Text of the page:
Wow. How sad (and weird) is that?

Besides it being a little eery to read, let’s talk about the facts and why this is all very harmful.

Porn promises a virtual world filled with sex, sex, and more sex; better sex, endless sex, and new sex. What porn doesn’t mention, however, is that the further a user goes into that fantasy world, the more likely their reality is to become just the opposite.[1] Meaning, porn often leads to less sex and less satisfying sex.[2] And for many users, porn eventually means no sex at all.[3]

How does this happen? Because when a person is watching porn, the sexual roadmaps in their brain are being redrawn.[4] When a person has a sexual experience that feels good, their brain creates a map to get them back there. And since our brains crave new experiences (that includes images), brain maps that lead to something new and exciting are rewarded with an extra dose of brain chemicals that make us feel good while strengthening those brain pathways.[5]

Here’s the catch: our brain maps either use it or lose it.[6] Just like a hiking trail will start to grow over if it’s not getting walked on, brain pathways that don’t get traffic start to get weaker. So when a person starts looking at porn, they first create and then strengthen brain pathways linking feeling aroused with images of porn.[7] Meanwhile, the pathways connecting arousal with things like actually seeing, touching, or cuddling with their partner aren’t getting used. Pretty soon, natural turn-ons aren’t enough, and many porn users find they can’t get aroused by anything but porn.[8]

We don’t think it’s cool to bottle up and prepackage something as meaningful as sex into a “virtual experience.” But regardless of opinion, science has already shown that this new world of virtual reality porn will have some serious real life effects in people’s relationships and interactions.

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What YOU Can Do

If you aren’t okay with porn and where it is headed, SHARE this article. Help people to make an informed decision regarding pornography by spreading the word on its harmful effects.


Sources:

[1] Paul, P. (2010). From Pornography to Porno to Porn: How Porn Became the Norm. In J. Stoner and D. Hughes (Eds.) The Social Costs of Pornography: A Collection of Papers (pp. 3–20). Princeton, N.J.: Witherspoon Institute.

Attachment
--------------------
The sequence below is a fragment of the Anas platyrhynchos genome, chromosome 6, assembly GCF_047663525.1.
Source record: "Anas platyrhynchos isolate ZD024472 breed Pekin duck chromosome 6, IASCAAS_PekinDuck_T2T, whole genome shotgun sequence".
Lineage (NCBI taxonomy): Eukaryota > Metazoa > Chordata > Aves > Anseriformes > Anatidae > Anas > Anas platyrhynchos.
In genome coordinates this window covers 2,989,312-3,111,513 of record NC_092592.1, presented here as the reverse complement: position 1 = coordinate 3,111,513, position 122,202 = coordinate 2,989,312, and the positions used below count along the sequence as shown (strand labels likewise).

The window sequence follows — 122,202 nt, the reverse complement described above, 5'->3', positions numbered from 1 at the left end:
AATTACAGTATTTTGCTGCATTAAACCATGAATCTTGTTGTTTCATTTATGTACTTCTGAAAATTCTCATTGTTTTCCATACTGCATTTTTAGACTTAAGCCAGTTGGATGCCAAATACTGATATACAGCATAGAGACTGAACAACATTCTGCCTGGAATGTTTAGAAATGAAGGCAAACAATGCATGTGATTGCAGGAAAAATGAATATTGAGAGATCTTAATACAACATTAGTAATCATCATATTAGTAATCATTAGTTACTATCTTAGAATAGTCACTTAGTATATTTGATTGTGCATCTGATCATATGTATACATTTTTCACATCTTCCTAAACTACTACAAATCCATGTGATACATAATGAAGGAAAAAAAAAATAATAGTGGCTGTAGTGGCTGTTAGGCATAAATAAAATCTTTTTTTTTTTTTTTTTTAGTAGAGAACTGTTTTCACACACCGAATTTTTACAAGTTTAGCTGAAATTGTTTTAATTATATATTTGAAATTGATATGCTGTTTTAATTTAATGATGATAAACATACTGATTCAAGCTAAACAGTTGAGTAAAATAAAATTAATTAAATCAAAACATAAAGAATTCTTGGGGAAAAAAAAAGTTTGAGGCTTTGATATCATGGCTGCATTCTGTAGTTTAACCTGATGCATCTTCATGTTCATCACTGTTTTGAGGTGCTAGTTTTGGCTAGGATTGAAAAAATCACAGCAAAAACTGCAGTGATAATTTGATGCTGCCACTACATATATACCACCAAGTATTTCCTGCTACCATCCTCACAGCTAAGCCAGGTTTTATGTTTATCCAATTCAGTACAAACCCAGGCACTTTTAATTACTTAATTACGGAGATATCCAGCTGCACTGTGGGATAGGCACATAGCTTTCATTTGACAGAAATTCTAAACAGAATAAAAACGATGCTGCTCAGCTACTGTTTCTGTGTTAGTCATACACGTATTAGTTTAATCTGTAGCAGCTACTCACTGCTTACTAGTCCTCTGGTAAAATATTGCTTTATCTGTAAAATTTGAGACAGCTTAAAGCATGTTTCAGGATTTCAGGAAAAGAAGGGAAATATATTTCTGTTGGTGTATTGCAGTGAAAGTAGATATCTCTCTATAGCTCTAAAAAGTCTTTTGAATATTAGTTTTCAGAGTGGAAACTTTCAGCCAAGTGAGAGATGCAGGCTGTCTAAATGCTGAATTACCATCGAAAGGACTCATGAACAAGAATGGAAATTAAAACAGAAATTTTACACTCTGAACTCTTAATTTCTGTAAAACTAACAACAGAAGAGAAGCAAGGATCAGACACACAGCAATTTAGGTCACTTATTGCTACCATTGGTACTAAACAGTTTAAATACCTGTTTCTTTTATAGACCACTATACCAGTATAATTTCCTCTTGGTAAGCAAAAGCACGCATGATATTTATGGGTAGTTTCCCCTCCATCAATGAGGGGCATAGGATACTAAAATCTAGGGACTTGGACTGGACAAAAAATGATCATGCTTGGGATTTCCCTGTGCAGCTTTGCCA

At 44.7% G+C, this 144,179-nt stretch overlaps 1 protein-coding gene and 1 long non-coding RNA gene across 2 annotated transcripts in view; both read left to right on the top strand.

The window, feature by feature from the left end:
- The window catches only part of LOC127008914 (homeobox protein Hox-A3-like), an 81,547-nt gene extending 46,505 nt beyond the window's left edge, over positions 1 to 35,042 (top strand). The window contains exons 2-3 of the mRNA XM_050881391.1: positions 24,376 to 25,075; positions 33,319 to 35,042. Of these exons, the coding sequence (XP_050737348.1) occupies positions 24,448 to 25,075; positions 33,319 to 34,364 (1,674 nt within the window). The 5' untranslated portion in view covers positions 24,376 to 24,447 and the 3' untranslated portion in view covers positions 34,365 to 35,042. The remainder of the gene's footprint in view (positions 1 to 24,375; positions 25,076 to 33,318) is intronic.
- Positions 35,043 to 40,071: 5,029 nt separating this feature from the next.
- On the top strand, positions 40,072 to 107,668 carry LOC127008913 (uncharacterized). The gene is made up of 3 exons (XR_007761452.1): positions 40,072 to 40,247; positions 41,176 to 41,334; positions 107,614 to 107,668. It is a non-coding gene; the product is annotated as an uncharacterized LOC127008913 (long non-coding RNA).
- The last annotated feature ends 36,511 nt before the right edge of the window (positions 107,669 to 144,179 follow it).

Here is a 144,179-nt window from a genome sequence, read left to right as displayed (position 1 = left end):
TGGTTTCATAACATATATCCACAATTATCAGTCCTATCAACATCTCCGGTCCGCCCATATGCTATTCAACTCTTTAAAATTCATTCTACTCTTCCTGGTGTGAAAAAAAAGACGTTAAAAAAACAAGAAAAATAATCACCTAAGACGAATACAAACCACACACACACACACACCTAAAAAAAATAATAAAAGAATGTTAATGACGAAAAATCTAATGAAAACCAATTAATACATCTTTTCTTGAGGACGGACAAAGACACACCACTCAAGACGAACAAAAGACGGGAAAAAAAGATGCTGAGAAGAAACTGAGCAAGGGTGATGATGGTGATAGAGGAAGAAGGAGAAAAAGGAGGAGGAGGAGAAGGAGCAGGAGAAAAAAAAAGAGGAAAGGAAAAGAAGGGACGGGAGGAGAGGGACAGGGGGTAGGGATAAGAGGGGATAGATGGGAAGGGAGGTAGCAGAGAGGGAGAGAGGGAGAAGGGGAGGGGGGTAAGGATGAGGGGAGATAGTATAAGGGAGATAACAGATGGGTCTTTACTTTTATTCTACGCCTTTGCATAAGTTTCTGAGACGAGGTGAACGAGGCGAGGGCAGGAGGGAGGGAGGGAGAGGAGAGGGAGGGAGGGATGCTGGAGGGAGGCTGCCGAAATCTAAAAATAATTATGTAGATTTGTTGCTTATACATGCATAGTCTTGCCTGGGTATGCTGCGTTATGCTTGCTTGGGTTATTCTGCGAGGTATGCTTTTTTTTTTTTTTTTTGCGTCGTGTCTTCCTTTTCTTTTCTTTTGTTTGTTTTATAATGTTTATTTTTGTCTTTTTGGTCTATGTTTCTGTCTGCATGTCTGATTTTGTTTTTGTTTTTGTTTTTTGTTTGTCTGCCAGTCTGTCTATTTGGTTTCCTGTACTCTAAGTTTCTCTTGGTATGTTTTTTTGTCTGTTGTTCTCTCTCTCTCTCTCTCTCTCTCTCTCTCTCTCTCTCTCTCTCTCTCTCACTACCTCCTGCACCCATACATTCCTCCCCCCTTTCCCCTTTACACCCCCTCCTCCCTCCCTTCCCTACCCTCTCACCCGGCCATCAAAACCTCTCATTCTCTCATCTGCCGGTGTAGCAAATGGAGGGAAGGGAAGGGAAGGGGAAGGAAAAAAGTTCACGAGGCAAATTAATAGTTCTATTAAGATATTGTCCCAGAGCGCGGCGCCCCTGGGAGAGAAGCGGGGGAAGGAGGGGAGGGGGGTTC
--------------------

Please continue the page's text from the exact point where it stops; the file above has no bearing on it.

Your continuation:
[2] Bridges, A. J. (2010). Pornography’s Effect on Interpersonal Relationships. In J. Stoner and D. Hughes (Eds.) The Social Costs of Pornography: A Collection of Papers (pp. 89-110). Princeton, NJ: Witherspoon Institute; Paul, P. (2007). Pornified: How Pornography Is Transforming Our Lives, Our Relationships, and Our Families. New York: Henry Hold and Co., 153; Zillmann, D. (2004). Pornografie. In R. Mangold, P. Vorderer, and G. Bente (Eds.) Lehrbuch der Medienpsychologie (pp.565–85). Gottingen, Germany: Hogrefe Verlag;
[3] Robinson, M. and Wilson, G. (2011). Porn-Induced Sexual Dysfunction: A Growing Problem. Psychology Today, July 11.
[4] Doidge, N. (2007). The Brain That Changes Itself. New York: Penguin Books, 103.
[5] Hilton, D. L. (2013). Pornography Addiction—A Supranormal Stimulus Considered in the Context of Neuroplasticity. Socioaffective Neuroscience & Psychology 3:20767; Doidge, N. (2007). The Brain That Changes Itself. New York: Penguin Books, 116.
[6] Doidge, N. (2007). The Brain That Changes Itself. New York: Penguin Books, 59.
[7] Hilton, D. L. (2013). Pornography Addiction—A Supranormal Stimulus Considered in the Context of Neuroplasticity. Socioaffective Neuroscience & Psychology 3:20767; Doidge, N. (2007). The Brain That Changes Itself. New York: Penguin Books, 101.
[8] Robinson, M. and Wilson, G. (2011). Porn-Induced Sexual Dysfunction: A Growing Problem. Psychology Today, July 11; Paul, P. (2007). Pornified: How Pornography Is Transforming Our Lives, Our Relationships, and Our Families. New York: Henry Hold and Co., 153.